Bethel's spotlight on Black History Month
ARTHUR MAHRER Staff Writer
Black History Month is a period of recognition for African American contribution to American culture and history, as well as a period of reflection on the poor history of race relations in the United States. From slavery to segregation to current issues plaguing the nation today such systemic racism and police brutality, February is a time to focus on these issues more intensely. It is only natural that Bethel would express a refined interest in celebrating Black History Month, as this elevation of African American culture was initiated by pushes in academic circles.
The origins of Black History Month can be traced to the initiatives of Carter G. Woodson, an African American Harvard educated historian, and Jesse Moorland, a successful minister associated with the creation of the Young Men’s Christian Association. They came together to form the Association for the Study of Negro Life and History (ASNLH). The purpose of this organization was to serve the African Community through its documentation, research and promotion of the achievements and progress of Black Americans. A direct outcome of the organization’s activities was the initiation of Negro History Week in 1926, allocating the celebration to the second week of February to coincide with the birthdays of Abraham Lincoln and Frederick Douglass. This was a step in the evolution of Black History Month, which paved the way for greater recognition. In 1969, as a result of extended efforts from the Civil Rights movement, Negro History Week evolved into a celebration that lasted a full month and was renamed Black History Month on many college campuses. The celebration of Black History Month was made official by President Gerald Ford in 1976, thus moving it onto a national stage and enabling its interracial recognition.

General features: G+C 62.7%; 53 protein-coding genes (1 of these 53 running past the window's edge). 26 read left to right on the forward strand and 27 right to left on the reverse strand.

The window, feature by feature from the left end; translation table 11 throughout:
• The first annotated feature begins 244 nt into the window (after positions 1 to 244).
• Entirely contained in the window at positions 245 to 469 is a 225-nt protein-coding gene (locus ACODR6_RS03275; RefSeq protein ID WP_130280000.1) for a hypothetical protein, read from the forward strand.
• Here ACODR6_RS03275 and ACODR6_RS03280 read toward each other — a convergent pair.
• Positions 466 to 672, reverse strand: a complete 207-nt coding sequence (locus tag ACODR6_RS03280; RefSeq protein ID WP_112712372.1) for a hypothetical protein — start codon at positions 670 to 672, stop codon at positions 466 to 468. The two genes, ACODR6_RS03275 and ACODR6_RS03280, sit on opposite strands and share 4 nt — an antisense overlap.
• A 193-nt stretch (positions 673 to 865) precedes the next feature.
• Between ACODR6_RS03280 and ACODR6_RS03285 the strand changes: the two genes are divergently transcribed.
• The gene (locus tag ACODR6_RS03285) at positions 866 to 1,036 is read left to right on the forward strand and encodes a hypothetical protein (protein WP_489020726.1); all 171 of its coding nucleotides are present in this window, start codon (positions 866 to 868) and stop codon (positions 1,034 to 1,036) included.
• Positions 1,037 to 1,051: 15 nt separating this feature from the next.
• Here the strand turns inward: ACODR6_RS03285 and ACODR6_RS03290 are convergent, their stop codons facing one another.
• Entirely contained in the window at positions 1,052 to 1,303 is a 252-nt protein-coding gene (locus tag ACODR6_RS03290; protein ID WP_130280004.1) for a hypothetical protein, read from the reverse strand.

Through the efforts of the Diversity Council and Bethel’s convocation platform, Bethel has honored the celebration of Black History Month in a variety of ways. To start with, on February first, students were treated with an online presentation by Yvonne Osei, a Ghanaian (West African) artist.
“Osei’s art serves as a medium for challenging social norms and historical narratives. Through performances art, engaging public spaces, architectural installations … her works serve as a mouthpiece for generations that have been marginalized as she pushes against unilateral perspectives that have taken root in various societies,” Doug Siemens, the convocation co-coordinator among other roles, said.
The Diversity Council has also made great strides in the organization of a smooth Black History celebration by sending the student body massages of key Black achievements that are not widely reported by mainstream media. An example of one somewhat obscure figure is Mae Jemison, a Black female NASA astronaut credited for being the first African American female to travel in space. Bethel has also proceeded to organize a roundtable talk to highlight the relationship between current issues of race relations and the political climate of the US today with this recognition period dedicated to the achievements of the African American community.